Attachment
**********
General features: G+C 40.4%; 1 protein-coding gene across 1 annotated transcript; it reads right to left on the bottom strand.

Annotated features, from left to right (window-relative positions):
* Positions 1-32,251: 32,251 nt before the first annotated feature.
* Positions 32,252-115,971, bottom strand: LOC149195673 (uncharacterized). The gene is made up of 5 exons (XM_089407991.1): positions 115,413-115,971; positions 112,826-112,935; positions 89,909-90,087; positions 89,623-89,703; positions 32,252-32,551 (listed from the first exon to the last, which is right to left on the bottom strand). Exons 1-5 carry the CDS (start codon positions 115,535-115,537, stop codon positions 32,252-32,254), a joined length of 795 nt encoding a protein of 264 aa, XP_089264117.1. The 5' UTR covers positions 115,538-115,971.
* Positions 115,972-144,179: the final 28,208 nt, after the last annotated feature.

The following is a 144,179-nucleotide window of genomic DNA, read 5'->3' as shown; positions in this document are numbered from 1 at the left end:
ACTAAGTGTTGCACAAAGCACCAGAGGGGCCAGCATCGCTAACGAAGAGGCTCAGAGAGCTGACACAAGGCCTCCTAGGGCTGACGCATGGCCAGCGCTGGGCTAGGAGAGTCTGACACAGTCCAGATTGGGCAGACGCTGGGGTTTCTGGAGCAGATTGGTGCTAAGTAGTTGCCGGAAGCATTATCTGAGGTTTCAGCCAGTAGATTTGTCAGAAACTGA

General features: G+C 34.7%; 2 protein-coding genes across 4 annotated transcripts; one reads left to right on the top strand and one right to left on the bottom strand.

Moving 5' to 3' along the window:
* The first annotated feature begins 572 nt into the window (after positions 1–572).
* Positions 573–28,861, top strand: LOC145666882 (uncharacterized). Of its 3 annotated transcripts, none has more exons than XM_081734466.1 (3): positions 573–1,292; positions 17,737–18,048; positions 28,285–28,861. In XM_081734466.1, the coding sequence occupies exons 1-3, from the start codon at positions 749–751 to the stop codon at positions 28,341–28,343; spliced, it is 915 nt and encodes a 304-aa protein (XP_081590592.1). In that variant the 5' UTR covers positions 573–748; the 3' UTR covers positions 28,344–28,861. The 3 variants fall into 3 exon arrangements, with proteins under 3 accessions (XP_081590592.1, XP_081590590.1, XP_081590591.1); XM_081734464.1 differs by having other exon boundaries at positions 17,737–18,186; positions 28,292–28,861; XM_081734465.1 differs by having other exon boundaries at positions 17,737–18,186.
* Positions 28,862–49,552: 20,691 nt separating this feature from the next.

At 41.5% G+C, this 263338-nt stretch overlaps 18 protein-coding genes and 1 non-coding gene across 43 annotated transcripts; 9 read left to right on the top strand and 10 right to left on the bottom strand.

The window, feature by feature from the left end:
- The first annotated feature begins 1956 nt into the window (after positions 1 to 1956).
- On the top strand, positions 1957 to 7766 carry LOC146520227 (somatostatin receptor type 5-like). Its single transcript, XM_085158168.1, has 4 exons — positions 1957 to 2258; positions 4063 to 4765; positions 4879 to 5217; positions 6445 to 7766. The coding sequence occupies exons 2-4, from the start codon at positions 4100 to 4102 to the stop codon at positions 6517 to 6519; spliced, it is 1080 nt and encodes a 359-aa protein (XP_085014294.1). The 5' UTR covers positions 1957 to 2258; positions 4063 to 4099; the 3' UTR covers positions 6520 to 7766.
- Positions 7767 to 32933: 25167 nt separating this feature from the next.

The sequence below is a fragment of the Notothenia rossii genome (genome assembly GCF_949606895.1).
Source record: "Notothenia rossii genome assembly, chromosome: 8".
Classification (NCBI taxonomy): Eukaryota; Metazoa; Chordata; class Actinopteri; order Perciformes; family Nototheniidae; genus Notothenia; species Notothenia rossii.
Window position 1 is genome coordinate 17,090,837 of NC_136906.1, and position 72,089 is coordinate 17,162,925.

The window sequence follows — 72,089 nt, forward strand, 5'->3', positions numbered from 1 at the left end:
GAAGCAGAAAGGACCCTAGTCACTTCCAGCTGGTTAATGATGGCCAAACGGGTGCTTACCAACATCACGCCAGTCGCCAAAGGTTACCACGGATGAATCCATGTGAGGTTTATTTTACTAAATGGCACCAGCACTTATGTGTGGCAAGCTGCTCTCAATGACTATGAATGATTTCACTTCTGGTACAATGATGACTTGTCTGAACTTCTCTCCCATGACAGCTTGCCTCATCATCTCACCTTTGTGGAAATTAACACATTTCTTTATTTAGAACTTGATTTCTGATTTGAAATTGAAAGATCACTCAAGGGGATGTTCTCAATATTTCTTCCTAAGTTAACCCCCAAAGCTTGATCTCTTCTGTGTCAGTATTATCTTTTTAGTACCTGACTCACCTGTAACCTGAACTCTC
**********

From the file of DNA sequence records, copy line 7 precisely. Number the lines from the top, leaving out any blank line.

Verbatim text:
ACTAAGTGTTGCACAAAGCACCAGAGGGGCCAGCATCGCTAACGAAGAGGCTCAGAGAGCTGACACAAGGCCTCCTAGGGCTGACGCATGGCCAGCGCTGGGCTAGGAGAGTCTGACACAGTCCAGATTGGGCAGACGCTGGGGTTTCTGGAGCAGATTGGTGCTAAGTAGTTGCCGGAAGCATTATCTGAGGTTTCAGCCAGTAGATTTGTCAGAAACTGA